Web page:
I have a few simple rules in life. Well, besides the 267 Rules you will find here… yeah. Um.
I’m going to start this one again.
Hi everyone! I have more than a few rules in this life. One of them is called the Twelve-Year-Old Boy Rule.
The Twelve-Year-Old Boy Rule states that when you produce or create something, like… say, a warning sign at an amusement park…
Or a menu item
Or directions on installing a car seat in an SUV
or perhaps a bouncey-house for children…
(My 12-year-old said nothing, he just pointed, took my phone, filmed this, handed me my phone, sighed, and walked away.)
Whatever you create, the Rule is you have run it past a twelve-year-old boy to check that it is not wildly suggestive of some dirty double entendre or other strange mixed message. Spotting the double meaning is the legitimate superpower of every twelve-year-old boy! In other words that you are actually producing the message you wish to produce.
The reason errors like these happen is in our minds we can clearly see what we want our creation to be. We see what we want so obviously in our heads that we miss what any 12-year-old will see immediately with his eyes. Thus my Rule, run it past a twelve-year-old boy, because if he snickers, y’all need to take another, highly critical, look at your product before it “goes to market.”
I teach my interpreting students to apply this Rule to their academic and practical interpreting goals, because preparing to take the Cerification Test requires two sets of eyes and honesty in two hearts. Not cruelty. Honesty.
(It would not be an Uncle Dale Note without a digressive parenthetical. I always tell my students that my main goal in teaching any skill set is to make myself unnecessary. I don’t have the time in a semester to actually teach them how to produce spoken equivency from sign or interpret a text consecutively or simultaneously. I don’t have time to scratch the surface of legal interpreting or medical or educational interpreting, at least not with any real nuance. So I spend my time teaching them the structure and how to self-evaluate their proficiency in order to grow and develop after the semester is over. I teach them how to not need me to continue to learn. But just because they don’t need me doesn’t mean they don’t need anyone.)
There are two problems with trying to critique yourself:
1. You are too hard on yourself. I often give feed back to students telling them “the problem is you realized you were were doing it right.”
“What does that mean?”
“It means the problem started when you realized you felt like you were doing it right and at the same time your self-doubt screamed “that can’t be right! Because you are doing it!”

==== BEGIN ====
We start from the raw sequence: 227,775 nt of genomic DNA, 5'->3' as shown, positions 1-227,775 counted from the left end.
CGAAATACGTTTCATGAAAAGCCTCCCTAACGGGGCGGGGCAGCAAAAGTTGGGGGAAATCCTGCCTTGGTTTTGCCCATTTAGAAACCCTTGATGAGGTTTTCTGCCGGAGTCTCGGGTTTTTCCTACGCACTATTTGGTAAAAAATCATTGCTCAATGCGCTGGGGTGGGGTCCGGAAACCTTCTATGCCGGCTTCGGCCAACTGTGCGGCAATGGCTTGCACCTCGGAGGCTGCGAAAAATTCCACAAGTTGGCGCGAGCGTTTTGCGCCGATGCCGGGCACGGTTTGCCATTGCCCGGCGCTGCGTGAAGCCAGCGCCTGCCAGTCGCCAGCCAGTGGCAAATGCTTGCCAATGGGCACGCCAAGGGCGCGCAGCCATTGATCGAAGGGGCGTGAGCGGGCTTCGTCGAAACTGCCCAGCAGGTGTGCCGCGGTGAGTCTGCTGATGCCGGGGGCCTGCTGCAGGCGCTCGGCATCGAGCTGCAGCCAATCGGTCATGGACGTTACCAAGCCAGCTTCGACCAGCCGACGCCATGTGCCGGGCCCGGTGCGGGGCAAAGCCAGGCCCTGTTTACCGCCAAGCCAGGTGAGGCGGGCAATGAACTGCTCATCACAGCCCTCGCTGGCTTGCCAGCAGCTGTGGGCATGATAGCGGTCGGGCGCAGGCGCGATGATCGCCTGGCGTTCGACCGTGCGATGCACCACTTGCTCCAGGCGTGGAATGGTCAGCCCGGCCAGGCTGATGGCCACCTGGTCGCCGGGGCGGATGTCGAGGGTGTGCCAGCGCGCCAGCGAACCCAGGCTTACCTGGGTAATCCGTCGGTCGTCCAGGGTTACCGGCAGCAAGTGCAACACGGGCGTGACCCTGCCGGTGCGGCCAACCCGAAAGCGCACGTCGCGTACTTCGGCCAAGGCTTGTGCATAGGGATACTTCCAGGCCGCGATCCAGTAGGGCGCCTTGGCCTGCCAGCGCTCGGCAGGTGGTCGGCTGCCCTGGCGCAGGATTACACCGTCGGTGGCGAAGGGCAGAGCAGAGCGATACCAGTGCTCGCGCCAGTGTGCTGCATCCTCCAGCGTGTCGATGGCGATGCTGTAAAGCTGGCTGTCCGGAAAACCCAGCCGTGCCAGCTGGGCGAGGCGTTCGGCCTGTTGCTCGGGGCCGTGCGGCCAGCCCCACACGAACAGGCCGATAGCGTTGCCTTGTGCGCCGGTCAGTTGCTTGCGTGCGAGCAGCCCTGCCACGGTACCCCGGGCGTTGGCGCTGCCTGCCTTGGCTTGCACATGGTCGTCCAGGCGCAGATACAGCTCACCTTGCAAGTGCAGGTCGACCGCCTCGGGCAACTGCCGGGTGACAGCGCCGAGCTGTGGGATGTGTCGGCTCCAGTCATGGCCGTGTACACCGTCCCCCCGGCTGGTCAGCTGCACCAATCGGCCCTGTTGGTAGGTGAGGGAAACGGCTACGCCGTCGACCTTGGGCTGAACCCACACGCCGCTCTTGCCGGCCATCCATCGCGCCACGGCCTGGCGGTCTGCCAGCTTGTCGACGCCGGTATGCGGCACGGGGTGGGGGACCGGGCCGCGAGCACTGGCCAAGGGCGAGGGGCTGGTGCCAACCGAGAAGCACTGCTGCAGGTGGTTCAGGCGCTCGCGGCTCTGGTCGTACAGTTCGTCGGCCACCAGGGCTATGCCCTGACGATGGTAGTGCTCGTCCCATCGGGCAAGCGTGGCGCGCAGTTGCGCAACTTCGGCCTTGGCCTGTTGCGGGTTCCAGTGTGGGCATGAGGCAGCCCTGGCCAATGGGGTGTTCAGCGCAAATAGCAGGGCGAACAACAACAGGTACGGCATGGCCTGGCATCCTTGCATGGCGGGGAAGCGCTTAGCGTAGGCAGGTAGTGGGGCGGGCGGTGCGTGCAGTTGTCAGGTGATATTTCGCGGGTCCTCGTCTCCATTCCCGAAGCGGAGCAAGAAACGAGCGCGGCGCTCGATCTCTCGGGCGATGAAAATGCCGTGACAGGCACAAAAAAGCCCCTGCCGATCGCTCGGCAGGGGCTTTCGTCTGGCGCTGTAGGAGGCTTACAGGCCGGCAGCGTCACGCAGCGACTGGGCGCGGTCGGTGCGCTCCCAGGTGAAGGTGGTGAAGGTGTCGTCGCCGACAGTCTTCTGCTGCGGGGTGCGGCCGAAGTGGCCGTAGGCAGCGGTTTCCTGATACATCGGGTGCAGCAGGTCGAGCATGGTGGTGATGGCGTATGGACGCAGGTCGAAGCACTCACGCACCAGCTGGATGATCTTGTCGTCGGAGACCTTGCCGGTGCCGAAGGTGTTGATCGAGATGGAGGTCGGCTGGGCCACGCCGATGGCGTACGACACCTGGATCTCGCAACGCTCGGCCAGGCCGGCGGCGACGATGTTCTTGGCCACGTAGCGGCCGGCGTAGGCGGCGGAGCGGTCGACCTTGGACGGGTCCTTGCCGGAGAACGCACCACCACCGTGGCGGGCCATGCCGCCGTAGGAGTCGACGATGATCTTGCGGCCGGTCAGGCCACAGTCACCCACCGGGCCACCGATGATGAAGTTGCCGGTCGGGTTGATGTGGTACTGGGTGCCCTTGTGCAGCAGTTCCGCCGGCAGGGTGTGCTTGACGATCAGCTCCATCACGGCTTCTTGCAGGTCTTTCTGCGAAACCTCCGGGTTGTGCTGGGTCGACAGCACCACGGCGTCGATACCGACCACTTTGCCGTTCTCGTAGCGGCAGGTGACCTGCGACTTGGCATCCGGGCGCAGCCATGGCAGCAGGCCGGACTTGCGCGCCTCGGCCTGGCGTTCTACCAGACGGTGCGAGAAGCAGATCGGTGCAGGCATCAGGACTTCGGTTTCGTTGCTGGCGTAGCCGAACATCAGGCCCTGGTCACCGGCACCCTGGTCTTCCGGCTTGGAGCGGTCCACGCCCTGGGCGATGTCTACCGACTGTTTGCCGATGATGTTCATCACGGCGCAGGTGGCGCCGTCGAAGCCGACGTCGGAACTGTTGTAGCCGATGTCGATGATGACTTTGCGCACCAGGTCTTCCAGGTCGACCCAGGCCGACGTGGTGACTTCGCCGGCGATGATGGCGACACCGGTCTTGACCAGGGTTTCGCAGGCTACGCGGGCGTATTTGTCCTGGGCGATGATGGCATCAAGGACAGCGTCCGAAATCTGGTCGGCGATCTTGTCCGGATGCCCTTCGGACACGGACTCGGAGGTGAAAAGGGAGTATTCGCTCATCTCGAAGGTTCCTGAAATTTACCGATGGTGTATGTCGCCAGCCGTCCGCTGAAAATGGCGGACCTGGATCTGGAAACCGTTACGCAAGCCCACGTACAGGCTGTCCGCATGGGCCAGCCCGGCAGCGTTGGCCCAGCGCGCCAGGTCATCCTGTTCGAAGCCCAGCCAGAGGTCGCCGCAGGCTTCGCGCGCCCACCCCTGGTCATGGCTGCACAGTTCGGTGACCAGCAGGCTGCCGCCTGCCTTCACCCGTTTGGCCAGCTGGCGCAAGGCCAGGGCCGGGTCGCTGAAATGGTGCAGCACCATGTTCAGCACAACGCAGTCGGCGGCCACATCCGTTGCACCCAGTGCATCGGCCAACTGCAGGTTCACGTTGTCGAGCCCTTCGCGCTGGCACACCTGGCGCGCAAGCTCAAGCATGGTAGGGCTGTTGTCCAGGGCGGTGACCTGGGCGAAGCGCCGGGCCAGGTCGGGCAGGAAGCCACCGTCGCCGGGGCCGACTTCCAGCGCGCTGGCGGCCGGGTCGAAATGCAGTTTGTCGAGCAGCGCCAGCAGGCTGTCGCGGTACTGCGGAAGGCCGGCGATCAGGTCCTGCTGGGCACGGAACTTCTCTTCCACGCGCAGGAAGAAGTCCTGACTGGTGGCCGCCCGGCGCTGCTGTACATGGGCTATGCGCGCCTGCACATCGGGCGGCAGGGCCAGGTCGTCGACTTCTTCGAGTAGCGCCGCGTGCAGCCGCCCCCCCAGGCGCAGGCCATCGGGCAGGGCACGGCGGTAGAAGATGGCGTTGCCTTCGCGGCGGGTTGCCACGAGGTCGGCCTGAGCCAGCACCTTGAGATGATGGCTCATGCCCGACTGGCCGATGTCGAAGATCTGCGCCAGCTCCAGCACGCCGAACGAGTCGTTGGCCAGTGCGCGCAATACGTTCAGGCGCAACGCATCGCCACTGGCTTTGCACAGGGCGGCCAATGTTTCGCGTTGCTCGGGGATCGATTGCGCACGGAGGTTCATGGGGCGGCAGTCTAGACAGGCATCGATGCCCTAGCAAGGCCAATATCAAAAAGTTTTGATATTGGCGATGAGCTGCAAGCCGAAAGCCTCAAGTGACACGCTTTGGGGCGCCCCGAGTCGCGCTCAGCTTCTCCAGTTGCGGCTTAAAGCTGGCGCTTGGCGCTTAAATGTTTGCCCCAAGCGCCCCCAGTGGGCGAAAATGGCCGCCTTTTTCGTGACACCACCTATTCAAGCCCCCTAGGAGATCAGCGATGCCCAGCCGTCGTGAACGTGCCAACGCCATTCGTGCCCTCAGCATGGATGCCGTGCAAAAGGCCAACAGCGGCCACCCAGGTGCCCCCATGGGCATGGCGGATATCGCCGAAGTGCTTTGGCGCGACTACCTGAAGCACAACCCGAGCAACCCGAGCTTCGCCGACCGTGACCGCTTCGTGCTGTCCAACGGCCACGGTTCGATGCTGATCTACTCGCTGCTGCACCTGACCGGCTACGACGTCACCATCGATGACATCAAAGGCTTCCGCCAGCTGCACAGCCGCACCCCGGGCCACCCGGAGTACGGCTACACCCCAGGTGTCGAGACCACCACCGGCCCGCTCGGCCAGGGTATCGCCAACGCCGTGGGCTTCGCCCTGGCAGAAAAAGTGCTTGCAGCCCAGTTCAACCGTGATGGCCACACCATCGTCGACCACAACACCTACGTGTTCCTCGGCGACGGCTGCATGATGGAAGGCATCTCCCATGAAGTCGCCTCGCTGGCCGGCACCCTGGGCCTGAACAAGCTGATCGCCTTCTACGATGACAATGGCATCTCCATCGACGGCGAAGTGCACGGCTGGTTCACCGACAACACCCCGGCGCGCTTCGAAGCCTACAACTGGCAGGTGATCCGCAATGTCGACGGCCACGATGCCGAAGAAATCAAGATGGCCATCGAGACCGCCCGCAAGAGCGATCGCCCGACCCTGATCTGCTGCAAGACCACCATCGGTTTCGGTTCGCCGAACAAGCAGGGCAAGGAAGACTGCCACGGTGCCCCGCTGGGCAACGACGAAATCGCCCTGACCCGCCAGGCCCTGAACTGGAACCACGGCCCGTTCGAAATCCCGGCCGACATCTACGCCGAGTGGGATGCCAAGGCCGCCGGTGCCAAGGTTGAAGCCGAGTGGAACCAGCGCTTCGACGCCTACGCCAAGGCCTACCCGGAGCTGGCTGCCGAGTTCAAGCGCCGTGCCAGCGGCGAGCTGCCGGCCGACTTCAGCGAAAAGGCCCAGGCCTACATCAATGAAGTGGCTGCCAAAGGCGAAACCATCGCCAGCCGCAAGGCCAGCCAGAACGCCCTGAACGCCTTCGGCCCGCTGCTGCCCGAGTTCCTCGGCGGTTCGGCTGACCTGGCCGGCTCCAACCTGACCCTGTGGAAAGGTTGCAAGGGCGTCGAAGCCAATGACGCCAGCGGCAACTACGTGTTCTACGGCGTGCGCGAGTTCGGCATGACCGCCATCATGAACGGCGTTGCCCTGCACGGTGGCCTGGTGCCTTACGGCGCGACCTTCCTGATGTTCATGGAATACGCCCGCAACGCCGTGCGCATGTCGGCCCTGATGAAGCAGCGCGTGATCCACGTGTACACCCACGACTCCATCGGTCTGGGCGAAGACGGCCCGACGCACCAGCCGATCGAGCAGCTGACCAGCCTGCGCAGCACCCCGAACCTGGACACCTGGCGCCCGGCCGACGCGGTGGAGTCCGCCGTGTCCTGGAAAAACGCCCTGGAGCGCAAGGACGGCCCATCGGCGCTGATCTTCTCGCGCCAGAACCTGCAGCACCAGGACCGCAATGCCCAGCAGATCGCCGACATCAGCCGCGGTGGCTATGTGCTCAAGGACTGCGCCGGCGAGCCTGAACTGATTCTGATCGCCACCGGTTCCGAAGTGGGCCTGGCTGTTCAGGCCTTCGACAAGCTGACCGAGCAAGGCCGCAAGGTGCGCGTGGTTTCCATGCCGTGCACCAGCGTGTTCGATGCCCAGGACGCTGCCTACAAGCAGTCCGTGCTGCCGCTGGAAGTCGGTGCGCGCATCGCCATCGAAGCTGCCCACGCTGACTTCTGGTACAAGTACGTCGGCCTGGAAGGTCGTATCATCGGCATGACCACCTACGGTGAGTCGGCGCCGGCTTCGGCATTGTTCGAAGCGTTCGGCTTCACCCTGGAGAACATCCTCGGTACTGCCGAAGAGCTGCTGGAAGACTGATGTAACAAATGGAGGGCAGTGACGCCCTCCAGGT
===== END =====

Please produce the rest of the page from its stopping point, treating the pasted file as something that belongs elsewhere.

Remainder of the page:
This common trait of being the pissy with ourselves stunts development. We become afraid for others to see our work because our least objective and most savage critic, ourselves, has already spoken.
2. You are not critical enough of your own work. I call it “bulletproof.” An interpreter who, at sometime in the past, wwas told by a member of the Deaf Community that he “does great work” gives himself a pass on all feedback and analysis for the rest of his natural life. They hold that complement like it’s holy relic to fend off any critiques of his work like it’s a cross warding off vampires.
People who offer feedback are “picking on them” because so-and-so told him his work was fine. Clients who request a different interpreter “hate hearing people.” And certification testing is “bias” or “invalid” (and he never has to try it because so-and-so told him six years ago that he signed better than a certified interpreter).
The cure for both the issues is the same. An interpreter must always be willing to look at their work objectively and more important must allow others to look at their work and accept feedback at face value. We must do it during our first year of practice our fifth year of practice our twentieth year and, well, forever.
It’s hard. It’s hard to look your work and not see an error as a failure. But we must. I have had to speak to students on occasion about their self-critical aversion to risk. I have students who always have “equipment problems” or can never seem to find a partner for team evaluation exercises. I had one that gave me excuses so often that I told her she had to take a technology class or leave the program. After the initial shock I told her that, from what I had seen she had some talent, but I could not help her fix issues she would not show me.
She started to talk about anxiety and I stopped her and said that if she had disabling anxiety that must be accommodated she needed go get evaluated through accessibility services. If she was just anxious she needed to be willing to subject herself to risk if she wanted to get any reward.
And so must we all. We must be willing to risk to get anything worth having.
So back the Rule. If you want to get better you must risk the evaluation of others. Find someone you trust and who produces work you respect and remember that there is a vast difference between judging you and evaluating your work.
When it comes right down to it, that is what certification is. It’s being willing to subject your work to the analysis of your peers and allow them to look at it like a collection of twelve-year-old boys.